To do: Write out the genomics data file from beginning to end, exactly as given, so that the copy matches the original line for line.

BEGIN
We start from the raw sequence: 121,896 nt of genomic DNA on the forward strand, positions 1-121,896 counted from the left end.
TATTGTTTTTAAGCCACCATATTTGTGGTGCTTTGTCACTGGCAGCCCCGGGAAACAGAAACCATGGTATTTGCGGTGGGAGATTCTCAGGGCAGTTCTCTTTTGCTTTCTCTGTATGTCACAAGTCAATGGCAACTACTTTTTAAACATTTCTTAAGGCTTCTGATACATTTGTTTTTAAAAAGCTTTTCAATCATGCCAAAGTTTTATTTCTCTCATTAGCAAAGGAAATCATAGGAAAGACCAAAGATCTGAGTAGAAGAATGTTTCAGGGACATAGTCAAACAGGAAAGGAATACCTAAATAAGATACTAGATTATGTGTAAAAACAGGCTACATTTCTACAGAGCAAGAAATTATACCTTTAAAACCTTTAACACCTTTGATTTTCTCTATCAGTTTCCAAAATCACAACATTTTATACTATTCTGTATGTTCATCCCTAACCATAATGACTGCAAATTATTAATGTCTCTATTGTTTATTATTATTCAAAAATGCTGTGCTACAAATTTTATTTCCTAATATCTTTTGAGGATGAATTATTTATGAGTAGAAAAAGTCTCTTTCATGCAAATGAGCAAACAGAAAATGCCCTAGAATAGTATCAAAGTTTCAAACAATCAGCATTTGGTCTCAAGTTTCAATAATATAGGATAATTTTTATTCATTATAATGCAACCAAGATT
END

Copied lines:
We start from the raw sequence: 121,896 nt of genomic DNA on the forward strand, positions 1-121,896 counted from the left end.
TATTGTTTTTAAGCCACCATATTTGTGGTGCTTTGTCACTGGCAGCCCCGGGAAACAGAAACCATGGTATTTGCGGTGGGAGATTCTCAGGGCAGTTCTCTTTTGCTTTCTCTGTATGTCACAAGTCAATGGCAACTACTTTTTAAACATTTCTTAAGGCTTCTGATACATTTGTTTTTAAAAAGCTTTTCAATCATGCCAAAGTTTTATTTCTCTCATTAGCAAAGGAAATCATAGGAAAGACCAAAGATCTGAGTAGAAGAATGTTTCAGGGACATAGTCAAACAGGAAAGGAATACCTAAATAAGATACTAGATTATGTGTAAAAACAGGCTACATTTCTACAGAGCAAGAAATTATACCTTTAAAACCTTTAACACCTTTGATTTTCTCTATCAGTTTCCAAAATCACAACATTTTATACTATTCTGTATGTTCATCCCTAACCATAATGACTGCAAATTATTAATGTCTCTATTGTTTATTATTATTCAAAAATGCTGTGCTACAAATTTTATTTCCTAATATCTTTTGAGGATGAATTATTTATGAGTAGAAAAAGTCTCTTTCATGCAAATGAGCAAACAGAAAATGCCCTAGAATAGTATCAAAGTTTCAAACAATCAGCATTTGGTCTCAAGTTTCAATAATATAGGATAATTTTTATTCATTATAATGCAACCAAGATT